Users of stimulants may take them alone or in combination with alcohol. In the book A Parent’s Guide to Prescription Stimulants , the author explains, “It is common for people to abuse alcohol if they already abuse stimulants. Because stimulants are uppers and keep people awake, abusers sometimes drink alcohol (a downer) or take another prescription like Xanax (a sedative) to help them sleep.” Users seek to counteract and neutralize the negative effects of the stimulant by taking other substances that create the opposite side effects.
The danger is that while stimulant addiction is harmful enough, the user can also develop a dangerous alcohol addiction alongside it. Both substances create a reliance where the user becomes “caught in a bad cycle of needing the stimulant to function and needing the sedative/depressant to calm down and sleep.” This increased dependence ultimately results in addiction. A person becomes so used to taking stimulants to assist them with the challenges of life that eventually, they see the stimulants as “necessary to function and handle the normal demands on their lives.”
In addition, when a person’s body grows accustomed to a drug, they develop a tolerance to it and feel a diminishing effect with each dose. They then find themselves needing to take higher and higher doses to compensate for this and get the “hit” they’re looking for.
What Does Treatment for Stimulant Addiction Look Like?
The Diagnostic and Statistical Manual of Mental Disorders (DSM-5) sets out 11 criteria  that can arise from substance misuse. Substance use disorder exists on a spectrum of severity, and one of the first things an addiction specialist will do is work out where the user is on the spectrum.
● Two to three signs indicate a mild substance use disorder.
● Four or five signs indicate a moderate substance use disorder.
● Six or more symptoms indicate a severe substance use disorder.
The United Nations Office on Drugs and Crime  explains that “When people with chronic stimulant use stop their usage abruptly, they may experience symptoms of withdrawal, including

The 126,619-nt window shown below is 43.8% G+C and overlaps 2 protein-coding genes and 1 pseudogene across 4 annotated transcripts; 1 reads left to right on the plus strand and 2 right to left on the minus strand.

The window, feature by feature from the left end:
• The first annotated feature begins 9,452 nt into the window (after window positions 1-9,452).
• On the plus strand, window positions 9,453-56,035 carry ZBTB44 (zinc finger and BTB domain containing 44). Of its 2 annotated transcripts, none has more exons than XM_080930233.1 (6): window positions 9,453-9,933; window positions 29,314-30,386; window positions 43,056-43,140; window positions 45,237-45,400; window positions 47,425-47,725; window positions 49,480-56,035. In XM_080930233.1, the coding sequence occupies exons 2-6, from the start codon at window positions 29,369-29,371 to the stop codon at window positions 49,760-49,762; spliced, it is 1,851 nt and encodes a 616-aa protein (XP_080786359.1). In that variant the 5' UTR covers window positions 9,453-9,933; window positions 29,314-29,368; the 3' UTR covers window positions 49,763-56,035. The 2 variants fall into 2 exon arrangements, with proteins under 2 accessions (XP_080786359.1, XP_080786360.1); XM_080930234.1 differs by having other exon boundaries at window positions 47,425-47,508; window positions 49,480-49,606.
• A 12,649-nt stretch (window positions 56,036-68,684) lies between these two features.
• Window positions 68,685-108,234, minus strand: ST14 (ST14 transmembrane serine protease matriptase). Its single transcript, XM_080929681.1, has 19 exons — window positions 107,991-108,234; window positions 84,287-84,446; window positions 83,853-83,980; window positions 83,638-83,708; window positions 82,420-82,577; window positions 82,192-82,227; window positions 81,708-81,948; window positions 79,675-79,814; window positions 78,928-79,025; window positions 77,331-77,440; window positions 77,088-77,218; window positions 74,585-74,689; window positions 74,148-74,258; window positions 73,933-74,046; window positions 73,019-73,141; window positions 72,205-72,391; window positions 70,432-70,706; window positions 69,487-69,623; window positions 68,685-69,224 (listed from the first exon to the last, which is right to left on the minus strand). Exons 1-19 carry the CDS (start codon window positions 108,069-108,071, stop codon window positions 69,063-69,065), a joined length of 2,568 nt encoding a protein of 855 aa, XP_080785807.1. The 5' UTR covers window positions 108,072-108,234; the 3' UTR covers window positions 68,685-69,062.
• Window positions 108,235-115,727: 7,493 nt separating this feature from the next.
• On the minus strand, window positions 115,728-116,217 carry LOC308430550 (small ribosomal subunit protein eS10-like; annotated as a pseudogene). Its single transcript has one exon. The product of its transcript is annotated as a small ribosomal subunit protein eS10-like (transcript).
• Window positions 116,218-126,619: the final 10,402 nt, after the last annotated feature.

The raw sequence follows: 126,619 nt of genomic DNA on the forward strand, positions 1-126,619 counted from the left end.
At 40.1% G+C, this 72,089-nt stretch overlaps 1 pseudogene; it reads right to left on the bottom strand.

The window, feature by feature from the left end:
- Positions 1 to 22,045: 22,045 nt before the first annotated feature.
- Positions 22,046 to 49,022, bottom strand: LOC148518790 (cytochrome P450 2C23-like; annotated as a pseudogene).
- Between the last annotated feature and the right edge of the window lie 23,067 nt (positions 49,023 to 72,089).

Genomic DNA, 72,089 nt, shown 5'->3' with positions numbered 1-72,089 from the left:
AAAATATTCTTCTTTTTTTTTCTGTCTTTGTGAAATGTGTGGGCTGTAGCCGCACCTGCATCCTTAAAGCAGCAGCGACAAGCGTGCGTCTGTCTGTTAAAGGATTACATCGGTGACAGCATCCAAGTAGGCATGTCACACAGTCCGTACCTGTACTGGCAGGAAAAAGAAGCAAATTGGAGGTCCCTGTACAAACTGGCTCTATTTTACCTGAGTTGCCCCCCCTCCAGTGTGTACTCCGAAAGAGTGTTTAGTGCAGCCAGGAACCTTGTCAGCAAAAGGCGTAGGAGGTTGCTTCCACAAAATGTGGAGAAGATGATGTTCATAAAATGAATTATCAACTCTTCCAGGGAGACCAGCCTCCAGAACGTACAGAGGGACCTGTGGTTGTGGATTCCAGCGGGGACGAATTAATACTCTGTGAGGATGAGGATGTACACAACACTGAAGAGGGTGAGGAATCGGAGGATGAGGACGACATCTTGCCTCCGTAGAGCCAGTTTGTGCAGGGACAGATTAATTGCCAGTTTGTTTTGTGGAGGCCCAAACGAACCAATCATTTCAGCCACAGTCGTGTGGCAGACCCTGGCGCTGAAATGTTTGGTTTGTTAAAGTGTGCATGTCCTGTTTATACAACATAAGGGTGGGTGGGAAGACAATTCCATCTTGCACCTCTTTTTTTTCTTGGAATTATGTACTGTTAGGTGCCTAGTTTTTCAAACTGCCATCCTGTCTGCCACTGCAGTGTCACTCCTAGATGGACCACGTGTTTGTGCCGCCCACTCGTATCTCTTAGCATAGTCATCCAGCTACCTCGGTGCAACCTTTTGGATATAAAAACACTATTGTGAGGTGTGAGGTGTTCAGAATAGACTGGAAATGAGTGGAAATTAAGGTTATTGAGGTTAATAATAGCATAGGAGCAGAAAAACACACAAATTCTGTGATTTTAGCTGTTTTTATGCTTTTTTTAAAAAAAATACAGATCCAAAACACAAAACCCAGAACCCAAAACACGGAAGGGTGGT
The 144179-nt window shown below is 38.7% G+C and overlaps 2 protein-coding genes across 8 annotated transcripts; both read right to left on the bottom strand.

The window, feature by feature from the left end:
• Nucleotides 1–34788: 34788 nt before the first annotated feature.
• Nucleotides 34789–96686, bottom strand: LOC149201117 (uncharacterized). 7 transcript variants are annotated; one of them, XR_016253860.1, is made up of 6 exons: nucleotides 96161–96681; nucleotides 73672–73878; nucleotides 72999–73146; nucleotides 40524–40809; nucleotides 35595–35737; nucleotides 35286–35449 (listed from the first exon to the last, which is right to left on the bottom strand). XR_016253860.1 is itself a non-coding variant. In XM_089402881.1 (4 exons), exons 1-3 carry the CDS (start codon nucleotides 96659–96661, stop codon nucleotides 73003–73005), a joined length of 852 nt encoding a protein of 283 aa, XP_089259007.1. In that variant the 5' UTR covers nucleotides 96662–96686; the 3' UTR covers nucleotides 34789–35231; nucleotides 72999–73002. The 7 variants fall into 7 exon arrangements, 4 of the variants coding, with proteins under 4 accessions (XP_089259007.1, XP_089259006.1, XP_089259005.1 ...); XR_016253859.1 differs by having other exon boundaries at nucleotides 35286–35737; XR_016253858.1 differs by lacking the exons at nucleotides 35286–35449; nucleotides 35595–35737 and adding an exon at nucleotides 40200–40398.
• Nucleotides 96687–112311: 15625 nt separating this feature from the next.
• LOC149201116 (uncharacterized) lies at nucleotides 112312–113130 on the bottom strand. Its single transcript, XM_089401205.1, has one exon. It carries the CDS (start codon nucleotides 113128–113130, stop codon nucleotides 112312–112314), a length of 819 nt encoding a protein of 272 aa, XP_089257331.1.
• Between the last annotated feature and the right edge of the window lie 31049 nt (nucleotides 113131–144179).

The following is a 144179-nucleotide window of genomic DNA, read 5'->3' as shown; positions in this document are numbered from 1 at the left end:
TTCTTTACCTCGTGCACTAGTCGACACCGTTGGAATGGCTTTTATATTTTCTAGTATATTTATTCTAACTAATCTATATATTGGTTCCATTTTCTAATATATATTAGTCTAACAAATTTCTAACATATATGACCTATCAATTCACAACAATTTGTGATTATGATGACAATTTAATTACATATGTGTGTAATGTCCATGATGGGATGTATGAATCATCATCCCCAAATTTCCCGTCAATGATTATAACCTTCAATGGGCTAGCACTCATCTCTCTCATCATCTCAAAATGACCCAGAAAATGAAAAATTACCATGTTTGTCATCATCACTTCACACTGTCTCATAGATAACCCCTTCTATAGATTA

- Severe fatigue
- Depressed mood
- Possible suicidal thoughts
- Occasionally an increased appetite
This may be followed by less severe symptoms, lasting an additional 1-3 weeks which could include:
- Low energy
- Decreased motivation
- Drug craving
- Depressed mood
- Difficulty with concentration
- Sensitivity to touch
- Disrupted sleep with periods of sleeplessness or sleepiness
- Lucid dreams
How to Stop Stimulant Addiction
It is highly advised that a user joins an inpatient program dependent on their level of addiction, where they can make their journey to recovery under the guidance and supervision of experienced professionals. Don’t attempt to stop cold turkey on your own (not least because this is often unsuccessful). Withdrawal from a drug that is so much part of one’s routine can undoubtedly be challenging, but the right setting will help ensure that this process is as smooth as possible for you. The ultimate goal is to know which substance is considered a stimulant, prevent misuse from occurring in the future and reduce the harms associated with misuse. In short, to recover at a suitable pace and in a safe way.
If you are suffering from addiction to stimulants or have a loved one who might be, don’t hesitate to contact Avenues Recovery today. As industry leaders in addiction rehabilitation, we can support you through to sobriety. Contact us and let one of our trained professionals talk you through the best course of action for recovery so that you can take hold of your life once more and promise yourself a better future.